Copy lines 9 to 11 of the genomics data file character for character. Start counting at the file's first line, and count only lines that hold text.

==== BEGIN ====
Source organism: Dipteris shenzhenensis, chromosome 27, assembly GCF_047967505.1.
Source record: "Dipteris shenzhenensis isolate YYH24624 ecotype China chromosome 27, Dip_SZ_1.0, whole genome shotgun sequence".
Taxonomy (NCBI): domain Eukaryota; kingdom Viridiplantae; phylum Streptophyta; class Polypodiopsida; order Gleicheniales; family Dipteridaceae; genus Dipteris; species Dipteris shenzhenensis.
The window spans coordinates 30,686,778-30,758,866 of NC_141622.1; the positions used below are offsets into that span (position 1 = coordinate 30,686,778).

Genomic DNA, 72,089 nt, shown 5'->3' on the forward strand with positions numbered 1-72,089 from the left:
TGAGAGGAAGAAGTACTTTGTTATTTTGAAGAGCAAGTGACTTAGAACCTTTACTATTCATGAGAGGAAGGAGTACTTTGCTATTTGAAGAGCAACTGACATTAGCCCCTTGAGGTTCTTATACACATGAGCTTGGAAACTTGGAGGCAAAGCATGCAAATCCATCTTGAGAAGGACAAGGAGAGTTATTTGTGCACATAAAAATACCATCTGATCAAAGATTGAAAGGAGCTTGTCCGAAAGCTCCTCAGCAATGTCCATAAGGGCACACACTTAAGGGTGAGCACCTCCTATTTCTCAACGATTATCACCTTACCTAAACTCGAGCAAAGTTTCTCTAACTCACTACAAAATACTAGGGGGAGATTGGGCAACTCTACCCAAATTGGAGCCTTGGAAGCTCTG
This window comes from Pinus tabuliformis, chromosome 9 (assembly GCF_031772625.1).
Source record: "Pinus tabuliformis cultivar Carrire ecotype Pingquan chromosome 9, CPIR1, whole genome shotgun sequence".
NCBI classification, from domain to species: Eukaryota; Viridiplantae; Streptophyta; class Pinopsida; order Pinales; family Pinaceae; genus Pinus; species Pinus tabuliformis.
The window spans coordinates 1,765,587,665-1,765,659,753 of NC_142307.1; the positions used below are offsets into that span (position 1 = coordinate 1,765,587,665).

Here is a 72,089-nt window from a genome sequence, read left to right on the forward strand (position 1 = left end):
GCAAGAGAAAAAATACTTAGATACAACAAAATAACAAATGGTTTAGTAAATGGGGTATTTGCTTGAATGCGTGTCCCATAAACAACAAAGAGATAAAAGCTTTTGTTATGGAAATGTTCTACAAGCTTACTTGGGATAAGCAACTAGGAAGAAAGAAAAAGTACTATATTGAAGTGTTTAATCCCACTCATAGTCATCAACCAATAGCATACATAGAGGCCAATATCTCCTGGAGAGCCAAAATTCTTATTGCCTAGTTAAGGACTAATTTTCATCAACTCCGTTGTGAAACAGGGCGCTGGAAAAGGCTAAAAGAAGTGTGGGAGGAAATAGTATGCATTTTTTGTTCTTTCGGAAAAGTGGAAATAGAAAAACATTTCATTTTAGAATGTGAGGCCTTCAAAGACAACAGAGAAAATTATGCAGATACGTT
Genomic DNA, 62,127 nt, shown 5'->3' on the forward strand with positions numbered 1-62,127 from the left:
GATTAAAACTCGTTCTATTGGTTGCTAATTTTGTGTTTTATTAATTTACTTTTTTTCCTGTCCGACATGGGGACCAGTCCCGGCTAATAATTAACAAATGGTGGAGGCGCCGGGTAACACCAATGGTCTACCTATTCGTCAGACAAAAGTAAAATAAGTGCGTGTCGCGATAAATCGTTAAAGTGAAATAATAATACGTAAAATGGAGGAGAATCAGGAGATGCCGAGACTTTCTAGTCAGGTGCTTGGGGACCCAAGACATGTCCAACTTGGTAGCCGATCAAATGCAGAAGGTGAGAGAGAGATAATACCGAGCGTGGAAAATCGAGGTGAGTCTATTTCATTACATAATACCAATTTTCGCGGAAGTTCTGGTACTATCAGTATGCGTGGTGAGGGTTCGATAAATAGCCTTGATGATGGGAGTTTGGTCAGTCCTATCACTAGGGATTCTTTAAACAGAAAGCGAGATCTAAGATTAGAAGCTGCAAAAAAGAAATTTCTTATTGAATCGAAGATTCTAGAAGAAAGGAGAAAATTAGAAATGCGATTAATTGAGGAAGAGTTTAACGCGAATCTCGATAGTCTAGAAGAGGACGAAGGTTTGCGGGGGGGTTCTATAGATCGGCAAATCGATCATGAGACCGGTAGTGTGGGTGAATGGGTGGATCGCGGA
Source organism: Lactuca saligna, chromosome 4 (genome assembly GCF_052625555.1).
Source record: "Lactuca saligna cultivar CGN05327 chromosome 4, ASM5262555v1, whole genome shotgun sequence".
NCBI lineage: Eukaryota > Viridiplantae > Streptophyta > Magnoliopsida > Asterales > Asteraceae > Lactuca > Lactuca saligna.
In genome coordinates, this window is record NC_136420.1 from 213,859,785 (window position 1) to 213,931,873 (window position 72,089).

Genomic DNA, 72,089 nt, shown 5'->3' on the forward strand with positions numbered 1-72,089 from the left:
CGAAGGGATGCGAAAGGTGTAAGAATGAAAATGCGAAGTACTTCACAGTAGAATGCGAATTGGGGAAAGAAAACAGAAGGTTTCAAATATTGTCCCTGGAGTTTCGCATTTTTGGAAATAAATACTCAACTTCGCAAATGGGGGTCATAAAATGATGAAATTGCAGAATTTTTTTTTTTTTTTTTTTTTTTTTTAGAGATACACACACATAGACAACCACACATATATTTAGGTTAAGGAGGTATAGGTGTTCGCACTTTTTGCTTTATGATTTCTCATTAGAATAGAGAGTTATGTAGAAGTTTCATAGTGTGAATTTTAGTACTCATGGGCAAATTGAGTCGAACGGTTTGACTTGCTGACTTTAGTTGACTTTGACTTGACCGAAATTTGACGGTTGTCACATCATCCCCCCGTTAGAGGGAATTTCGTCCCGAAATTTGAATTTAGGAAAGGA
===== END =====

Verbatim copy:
NCBI classification, from domain to species: Eukaryota; Viridiplantae; Streptophyta; class Pinopsida; order Pinales; family Pinaceae; genus Pinus; species Pinus tabuliformis.
The window spans coordinates 1,765,587,665-1,765,659,753 of NC_142307.1; the positions used below are offsets into that span (position 1 = coordinate 1,765,587,665).

Here is a 72,089-nt window from a genome sequence, read left to right on the forward strand (position 1 = left end):